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Review ARTICLE

Front. Plant Sci., 06 December 2012 | https://doi.org/10.3389/fpls.2012.00270

UniProtKB amid the turmoil of plant proteomics research

Michel Schneider1*, the UniProt Consortium1,2,3 and Sylvain Poux1
  • 1Swiss-Prot, SIB Swiss Institute of Bioinformatics, Centre Médical Universitaire, Geneva, Switzerland
  • 2European Bioinformatics Institute, Hinxton, UK
  • 3Protein Information Resource, Georgetown University Medical Center, Washington, DC, USA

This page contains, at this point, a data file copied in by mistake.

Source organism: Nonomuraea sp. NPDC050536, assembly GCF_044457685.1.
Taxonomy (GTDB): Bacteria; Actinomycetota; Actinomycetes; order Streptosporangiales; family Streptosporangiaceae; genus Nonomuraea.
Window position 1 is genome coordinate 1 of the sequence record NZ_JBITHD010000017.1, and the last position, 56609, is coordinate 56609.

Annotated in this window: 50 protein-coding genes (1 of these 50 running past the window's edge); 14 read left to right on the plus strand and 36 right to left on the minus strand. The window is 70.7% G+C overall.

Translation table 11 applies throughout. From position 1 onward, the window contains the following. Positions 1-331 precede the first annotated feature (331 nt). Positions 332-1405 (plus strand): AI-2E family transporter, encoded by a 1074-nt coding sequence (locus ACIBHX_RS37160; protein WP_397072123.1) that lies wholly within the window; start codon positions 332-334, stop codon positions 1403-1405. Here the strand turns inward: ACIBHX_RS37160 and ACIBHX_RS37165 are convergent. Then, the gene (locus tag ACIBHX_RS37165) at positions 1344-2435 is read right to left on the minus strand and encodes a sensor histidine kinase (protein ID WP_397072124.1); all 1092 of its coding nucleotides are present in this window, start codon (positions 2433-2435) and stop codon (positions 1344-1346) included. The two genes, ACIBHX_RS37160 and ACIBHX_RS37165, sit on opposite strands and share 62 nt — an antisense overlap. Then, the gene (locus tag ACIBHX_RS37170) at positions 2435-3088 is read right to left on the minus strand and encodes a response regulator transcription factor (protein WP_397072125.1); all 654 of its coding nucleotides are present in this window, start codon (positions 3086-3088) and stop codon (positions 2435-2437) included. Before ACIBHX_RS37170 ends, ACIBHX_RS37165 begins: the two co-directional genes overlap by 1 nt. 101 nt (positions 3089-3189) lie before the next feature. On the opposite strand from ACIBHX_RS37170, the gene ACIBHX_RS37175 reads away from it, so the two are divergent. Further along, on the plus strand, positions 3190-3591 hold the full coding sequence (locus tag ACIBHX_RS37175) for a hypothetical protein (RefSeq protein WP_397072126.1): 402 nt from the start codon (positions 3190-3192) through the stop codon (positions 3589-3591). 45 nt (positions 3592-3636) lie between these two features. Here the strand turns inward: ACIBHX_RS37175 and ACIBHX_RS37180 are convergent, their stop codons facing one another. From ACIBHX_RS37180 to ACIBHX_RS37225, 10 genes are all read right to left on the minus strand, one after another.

The UniProt KnowledgeBase (UniProtKB) provides a single, centralized, authoritative resource for protein sequences and functional information. The majority of its records is based on automatic translation of coding sequences (CDS) provided by submitters at the time of initial deposition to the nucleotide sequence databases (INSDC). This article will give a general overview of the current situation, with some specific illustrations extracted from our annotation of Arabidopsis and rice proteomes. More and more frequently, only the raw sequence of a complete genome is deposited to the nucleotide sequence databases and the gene model predictions and annotations are kept in separate, specialized model organism databases (MODs). In order to be able to provide the complete proteome of model organisms, UniProtKB had to implement pipelines for import of protein sequences from Ensembl and EnsemblGenomes. A single genome can be the target of several unrelated sequencing projects and the final assembly and gene model predictions may diverge quite significantly. In addition, several cultivars of the same species are often sequenced – 1001 Arabidopsis cultivars are currently under way – and the resulting proteomes are far from being identical. Therefore, one challenge for UniProtKB is to store and organize these data in a convenient way and to clearly defined reference proteomes that should be made available to users. Manual annotation is one of the landmarks of the Swiss-Prot section of UniProtKB. Besides adding functional annotation, curators are checking, and often correcting, gene model predictions. For plants, this task is limited to Arabidopsis thaliana and Oryza sativa subsp. japonica. Proteomics data providing experimental evidences confirming the existence of proteins or identifying sequence features such as post-translational modifications are also imported into UniProtKB records and the knowledgebase is cross-referenced to numerous proteomics resource.